NaNoWriMo again? Already?

I’m doing NaNoWriMo again!  Yep.  In case you didn’t realize, last year I wrote The Vision Stones for NaNoWriMo.

So what’s my novel this year, you ask?

Um… It’s really weird.  It’s about this kid and then his trans friend is staying with him.  Then they move… blah blah blah.

How far has my writing progressed over the course of this year, you ask?  Damnit, this means a lot of copying and pasting.  Okay, here goes:

Excerpt from The Vision Stones:

“When Ristle woke up, he didn’t want to be awake.  He didn’t know what he wanted.  All this sorrow made him feel bored.  He was numb, and he wanted to feel again.  But it wasn’t boredom.  Because when you are bored, you can sometimes distract yourself.  This kind of sorrow, you can’t distract yourself at all.  But you can try.”

Excerpt from Setting Sunrise, written later that year:

“I think the strangest thing about Kloeva was the fact that she told me and reminded me constantly that she was not my mother.  My mother, she said, was wandering out there, somewhere in the universe.  She told me never to call her mother, or mum, or mummy, momma, or mom.  I was to call her ‘Fox’.

I’m not sure why she insisted on being called Fox.  Perhaps it was her silvery hair, so much the same color as a small fox’s coat in the spring, or maybe it was because she could sit still for so long, anticipating, the way a fox watches a seal hole out on the ice.  [Note–I know foxes don’t watch seals] We didn’t live on the ice, so we didn’t come across seal holes, but Fox anticipated the chicken being done, so that I could set the table and she could test out a piece of golden-brown skin.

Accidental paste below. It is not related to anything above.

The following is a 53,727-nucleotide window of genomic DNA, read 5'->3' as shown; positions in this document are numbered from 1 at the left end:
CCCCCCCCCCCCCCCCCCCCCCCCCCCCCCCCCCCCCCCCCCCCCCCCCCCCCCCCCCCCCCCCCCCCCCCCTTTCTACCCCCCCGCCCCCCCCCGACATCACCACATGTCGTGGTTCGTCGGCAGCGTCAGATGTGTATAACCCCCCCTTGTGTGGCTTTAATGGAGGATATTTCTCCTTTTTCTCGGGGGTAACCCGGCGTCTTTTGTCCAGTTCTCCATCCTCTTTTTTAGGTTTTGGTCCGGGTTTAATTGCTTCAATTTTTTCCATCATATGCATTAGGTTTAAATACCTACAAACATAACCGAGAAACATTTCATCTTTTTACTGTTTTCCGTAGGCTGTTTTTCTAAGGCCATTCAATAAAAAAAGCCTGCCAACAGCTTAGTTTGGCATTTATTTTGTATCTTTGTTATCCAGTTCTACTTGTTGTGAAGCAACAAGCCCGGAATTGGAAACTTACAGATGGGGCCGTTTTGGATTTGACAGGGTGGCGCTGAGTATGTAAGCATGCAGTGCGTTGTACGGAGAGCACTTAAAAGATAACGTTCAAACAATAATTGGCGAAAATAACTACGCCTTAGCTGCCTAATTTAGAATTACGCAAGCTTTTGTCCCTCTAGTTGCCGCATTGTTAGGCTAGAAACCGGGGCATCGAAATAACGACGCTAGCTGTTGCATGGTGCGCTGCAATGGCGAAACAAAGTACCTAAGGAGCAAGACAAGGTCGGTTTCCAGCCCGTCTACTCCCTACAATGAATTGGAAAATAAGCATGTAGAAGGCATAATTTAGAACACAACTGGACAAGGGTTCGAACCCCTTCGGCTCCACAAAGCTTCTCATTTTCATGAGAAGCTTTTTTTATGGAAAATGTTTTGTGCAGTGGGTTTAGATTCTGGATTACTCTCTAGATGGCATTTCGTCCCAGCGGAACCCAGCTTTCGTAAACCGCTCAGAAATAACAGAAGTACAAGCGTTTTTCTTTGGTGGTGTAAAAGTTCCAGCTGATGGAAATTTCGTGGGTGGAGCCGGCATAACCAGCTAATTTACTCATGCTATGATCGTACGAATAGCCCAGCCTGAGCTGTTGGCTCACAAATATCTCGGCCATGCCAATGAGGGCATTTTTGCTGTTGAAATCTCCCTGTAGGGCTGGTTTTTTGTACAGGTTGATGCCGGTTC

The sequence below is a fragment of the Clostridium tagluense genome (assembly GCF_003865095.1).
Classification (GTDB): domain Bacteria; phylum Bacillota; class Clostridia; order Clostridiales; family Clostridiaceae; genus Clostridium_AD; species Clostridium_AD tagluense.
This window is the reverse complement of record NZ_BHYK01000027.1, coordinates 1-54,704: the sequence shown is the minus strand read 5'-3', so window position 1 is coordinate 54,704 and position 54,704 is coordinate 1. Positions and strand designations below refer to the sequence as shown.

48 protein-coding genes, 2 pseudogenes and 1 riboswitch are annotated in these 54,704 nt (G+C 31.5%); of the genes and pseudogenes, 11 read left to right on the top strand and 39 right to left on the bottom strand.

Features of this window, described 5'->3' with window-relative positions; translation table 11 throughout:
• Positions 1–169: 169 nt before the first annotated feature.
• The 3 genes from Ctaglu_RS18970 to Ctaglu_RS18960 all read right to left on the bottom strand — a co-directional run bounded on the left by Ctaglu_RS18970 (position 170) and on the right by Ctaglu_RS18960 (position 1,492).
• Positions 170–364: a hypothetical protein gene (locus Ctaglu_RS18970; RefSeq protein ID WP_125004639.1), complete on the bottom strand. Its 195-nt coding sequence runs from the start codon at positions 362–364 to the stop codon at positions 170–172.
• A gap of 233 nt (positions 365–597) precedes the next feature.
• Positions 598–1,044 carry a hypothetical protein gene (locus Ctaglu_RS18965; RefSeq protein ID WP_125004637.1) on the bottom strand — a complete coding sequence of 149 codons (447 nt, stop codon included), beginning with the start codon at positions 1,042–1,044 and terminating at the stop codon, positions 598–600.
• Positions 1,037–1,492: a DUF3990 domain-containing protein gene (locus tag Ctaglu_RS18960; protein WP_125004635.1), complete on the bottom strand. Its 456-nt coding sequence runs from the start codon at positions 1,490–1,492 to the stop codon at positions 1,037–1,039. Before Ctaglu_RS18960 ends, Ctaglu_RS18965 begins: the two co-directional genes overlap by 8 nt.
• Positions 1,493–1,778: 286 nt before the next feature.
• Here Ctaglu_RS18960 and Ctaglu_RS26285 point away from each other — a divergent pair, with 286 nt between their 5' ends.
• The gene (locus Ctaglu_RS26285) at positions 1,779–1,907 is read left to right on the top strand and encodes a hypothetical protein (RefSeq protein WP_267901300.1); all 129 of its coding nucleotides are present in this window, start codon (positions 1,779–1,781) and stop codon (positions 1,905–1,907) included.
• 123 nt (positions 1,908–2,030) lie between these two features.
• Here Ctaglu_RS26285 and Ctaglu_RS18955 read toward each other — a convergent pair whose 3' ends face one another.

My mother, she told me, was a beautiful woman, who shone like the rising sun.  Or the setting sun.  It depended on what sort of a mood Fox happened to be in.  Mostly, she was quiet, wise, strict, and still, like a fox stalking a grouse in the long grass just outside of our house, in our wooded backyard.  Fox called it our own, private ‘Sylvareglum’, which she said was a forest kingdom.”

Excerpt from The Boy and the Phooka, also from that year (or possibly this year, I have no idea):

Zeb picked out a piece of broccoli and dipped it into the ranch.  The fuzzy-ish texture and nearly-spicy taste made Zeb smile.  Meanwhile, Leigh tore open a peanut-butter granola bar and poured herself a glass of cola.

“These are good,” Leigh said, pointing at the bars.

“I don’t like peanut-butter,” Zeb answered, shrugging his shoulders.

“Hmm.”  Leigh took another bite of her granola bar.  

Zeb reached over to pick up the lemonade, but knocked over a bottle of water, instead.  Leigh put down her cup in the blink of an eye, and, in one fluid motion, bent her knees and caught the bottle, grabbing it in her lap.  She set it back on the table and looked at Zeb as though to say, “What?”


“Eh, I guess I just have quick reflexes.”

“Guess?  You do!”

“Thanks.”  She smiled.  Zeb grinned.  He had made her smile…  “

Excerpt from I Speak For Myself, this year: